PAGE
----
In this week's Power Rankings, the Blue Jays hold off the Cardinals for first place, the Cubs rise up the standings, and the Astros take a dive.

By The SI Staff
September 21, 2015

With just two weeks left in the regular season, the Blue Jays maintained their hold on the top spot in's Power Rankings for the second straight week, receiving six of the seven first-place votes to hold off the Cardinals, who were dethroned last Monday after a four-month run at No. 1. St. Louis had to settle for second place, jumping the Pirates, who fell to No. 3, with the Royals landing at No. 4 and the red-hot Cubs moving up to fifth.

Team of the Week: Blue Jays

Toronto managed to hold onto first place in the Power Rankings, but its AL East lead over the Yankees may yet be in danger. The Blue Jays went just 3–3 last week, including dropping two of three at home to last-place Boston, and starts a crucial three-game set at Rogers Centre with the Yankees on Monday sporting just a 2 1/2-game advantage. It's the final head-to-head matchup for these two teams, and a series win or sweep for the Jays would all but clinch Toronto's first division title since 1993.

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Regardless of whether the Jays win the division, however, the team's first playoff berth in 22 years is just about wrapped up. The Jays enter the week with a nine-game lead over the third-place wild-card team, and Baseball Prospectus calculates Toronto's odds of reaching the playoffs at 100%. When the Jays do end their playoff drought, they can thank the sterling work of David Price. The ace lefty takes the mound on Monday on a brilliant run since being traded from Detroit in July: a 2.17 ERA in 62 1/3 innings over nine starts—an average of 6.9 innings per start—to go with 74 strikeouts and just three homers allowed. Eight of his nine outings as a Jay have been quality, and he's held his opponent to one run or less in four of his nine turns with Toronto. All of that has helped the Blue Jays rocket to first in the AL East, but it's also put Price squarely in the AL Cy Young conversation and ensured that he'll be the top free-agent target this winter.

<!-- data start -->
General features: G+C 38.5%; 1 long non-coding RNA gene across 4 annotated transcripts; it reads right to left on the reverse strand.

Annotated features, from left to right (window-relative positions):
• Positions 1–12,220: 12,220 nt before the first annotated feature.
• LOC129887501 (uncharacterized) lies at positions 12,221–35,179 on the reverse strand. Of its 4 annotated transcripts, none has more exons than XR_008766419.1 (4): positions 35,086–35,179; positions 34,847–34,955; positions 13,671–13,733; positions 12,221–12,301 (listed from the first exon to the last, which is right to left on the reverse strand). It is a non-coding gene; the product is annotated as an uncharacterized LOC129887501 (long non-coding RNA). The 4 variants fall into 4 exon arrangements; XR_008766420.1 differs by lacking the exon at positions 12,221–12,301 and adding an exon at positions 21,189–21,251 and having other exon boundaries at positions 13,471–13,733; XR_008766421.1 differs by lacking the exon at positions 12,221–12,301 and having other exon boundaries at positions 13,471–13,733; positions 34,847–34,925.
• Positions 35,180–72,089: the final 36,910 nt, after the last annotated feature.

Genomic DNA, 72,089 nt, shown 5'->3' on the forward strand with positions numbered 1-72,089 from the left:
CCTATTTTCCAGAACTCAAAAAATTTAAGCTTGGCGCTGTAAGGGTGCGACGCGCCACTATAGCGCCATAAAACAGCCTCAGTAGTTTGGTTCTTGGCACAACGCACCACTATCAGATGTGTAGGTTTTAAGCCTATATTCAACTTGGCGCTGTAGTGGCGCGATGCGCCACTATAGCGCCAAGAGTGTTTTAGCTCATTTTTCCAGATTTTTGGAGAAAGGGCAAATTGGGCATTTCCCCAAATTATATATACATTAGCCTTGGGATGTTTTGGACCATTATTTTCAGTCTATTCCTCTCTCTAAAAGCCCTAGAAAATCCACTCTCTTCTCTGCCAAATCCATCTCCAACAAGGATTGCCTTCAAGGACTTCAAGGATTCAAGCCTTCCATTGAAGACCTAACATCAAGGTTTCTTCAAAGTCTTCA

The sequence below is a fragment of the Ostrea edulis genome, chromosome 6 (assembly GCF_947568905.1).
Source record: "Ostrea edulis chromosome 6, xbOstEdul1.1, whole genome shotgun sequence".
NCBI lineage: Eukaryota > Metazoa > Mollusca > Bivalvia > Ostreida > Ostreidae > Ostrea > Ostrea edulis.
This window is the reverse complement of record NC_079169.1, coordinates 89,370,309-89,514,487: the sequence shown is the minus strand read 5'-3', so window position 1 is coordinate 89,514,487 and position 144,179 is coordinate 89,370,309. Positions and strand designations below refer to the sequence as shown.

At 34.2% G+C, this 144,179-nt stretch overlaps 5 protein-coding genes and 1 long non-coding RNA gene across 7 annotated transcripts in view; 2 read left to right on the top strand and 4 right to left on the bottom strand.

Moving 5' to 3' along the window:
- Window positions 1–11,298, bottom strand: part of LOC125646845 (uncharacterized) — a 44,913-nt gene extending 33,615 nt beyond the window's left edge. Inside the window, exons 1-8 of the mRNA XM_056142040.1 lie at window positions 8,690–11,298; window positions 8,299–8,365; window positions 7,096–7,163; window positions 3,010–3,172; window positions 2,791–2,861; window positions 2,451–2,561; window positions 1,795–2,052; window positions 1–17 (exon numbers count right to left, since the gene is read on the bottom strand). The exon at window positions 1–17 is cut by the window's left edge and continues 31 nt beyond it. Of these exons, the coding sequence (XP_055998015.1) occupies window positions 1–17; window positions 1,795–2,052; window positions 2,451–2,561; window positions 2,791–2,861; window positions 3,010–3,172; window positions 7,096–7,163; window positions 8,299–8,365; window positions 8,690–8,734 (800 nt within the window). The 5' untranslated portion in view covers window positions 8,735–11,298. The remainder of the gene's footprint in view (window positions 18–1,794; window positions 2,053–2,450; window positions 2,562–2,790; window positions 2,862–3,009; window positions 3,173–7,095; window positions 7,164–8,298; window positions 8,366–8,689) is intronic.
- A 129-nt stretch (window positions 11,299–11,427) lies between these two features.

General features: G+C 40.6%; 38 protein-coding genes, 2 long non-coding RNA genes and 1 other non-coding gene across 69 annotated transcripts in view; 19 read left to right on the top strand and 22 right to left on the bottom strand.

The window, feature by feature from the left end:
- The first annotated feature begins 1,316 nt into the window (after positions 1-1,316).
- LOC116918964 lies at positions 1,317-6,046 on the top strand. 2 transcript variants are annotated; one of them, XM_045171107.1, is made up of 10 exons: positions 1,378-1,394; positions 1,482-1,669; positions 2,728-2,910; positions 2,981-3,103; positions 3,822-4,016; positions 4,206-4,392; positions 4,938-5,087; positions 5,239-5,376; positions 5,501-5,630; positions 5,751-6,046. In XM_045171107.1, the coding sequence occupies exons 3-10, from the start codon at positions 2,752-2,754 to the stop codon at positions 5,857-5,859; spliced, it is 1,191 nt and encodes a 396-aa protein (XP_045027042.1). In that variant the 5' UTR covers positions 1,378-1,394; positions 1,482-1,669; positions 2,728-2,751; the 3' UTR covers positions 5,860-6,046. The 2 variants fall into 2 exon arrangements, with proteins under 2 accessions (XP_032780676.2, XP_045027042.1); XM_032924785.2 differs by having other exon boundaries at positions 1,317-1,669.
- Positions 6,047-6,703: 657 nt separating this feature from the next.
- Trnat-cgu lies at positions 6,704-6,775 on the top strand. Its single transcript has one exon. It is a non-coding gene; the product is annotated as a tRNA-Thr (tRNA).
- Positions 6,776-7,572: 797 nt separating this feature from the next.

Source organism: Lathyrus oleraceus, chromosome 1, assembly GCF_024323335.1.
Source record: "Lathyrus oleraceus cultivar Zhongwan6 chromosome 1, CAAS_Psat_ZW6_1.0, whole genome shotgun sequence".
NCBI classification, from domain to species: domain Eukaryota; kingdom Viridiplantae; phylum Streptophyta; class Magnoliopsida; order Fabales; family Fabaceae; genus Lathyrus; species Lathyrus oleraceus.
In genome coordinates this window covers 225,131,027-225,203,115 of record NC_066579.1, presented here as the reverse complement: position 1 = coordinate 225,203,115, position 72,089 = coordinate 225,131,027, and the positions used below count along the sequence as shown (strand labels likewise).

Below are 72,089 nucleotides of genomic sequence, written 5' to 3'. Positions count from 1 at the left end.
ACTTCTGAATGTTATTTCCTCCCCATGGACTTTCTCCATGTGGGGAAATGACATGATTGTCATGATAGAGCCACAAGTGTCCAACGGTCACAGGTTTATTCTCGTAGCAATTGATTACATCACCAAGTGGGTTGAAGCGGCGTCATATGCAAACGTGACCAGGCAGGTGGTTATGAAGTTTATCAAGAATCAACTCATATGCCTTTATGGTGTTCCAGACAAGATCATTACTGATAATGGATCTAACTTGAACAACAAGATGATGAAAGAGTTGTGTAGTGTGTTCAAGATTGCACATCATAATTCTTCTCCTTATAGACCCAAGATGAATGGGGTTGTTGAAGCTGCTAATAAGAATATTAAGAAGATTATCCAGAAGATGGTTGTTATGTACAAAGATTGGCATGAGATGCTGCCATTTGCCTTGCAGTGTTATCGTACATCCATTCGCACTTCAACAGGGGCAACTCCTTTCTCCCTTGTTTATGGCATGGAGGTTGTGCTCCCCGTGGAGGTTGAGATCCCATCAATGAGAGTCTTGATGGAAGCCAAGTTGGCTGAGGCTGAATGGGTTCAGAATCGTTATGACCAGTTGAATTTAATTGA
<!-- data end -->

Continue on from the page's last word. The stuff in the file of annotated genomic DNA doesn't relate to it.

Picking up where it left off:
Team of the Weak: Brewers

Reports out of Milwaukee indicate that the Brewers are set to hire Astros assistant general manager David Stearns as their new GM to replace Doug Melvin, who stepped down earlier this season, and last week was yet another reminder of how much work Stearns will have to turn around this franchise. Long since eliminated from playoff contention, the Brewers flopped to a 1–5 record last week and have lost 10 of their last 12 games, dropping them into the NL Central basement. At 63–86, Milwaukee is on pace to lose 94 games, which would be their most since losing that same amount in both 2003 and '04.

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Looking at the Brewers' roster, it's hard to see where any notable improvement for 2016 is coming from. The lineup has only three players producing above league average: Adam Lind (132 OPS+), Khris Davis (118) and Ryan Braun (113). The rotation has Taylor Jungmann (121 ERA+ in 111 1/3 innings) and Jimmy Nelson (98), but little else upon which to build. The farm system has some intriguing pieces, notably top prospect Orlando Arcia and trade-deadline acquisition Brett Phillips, but both are unlikely to help next year. In short, Stearns is going to have to do some serious work even to get Milwaukee back to respectability, much less contention.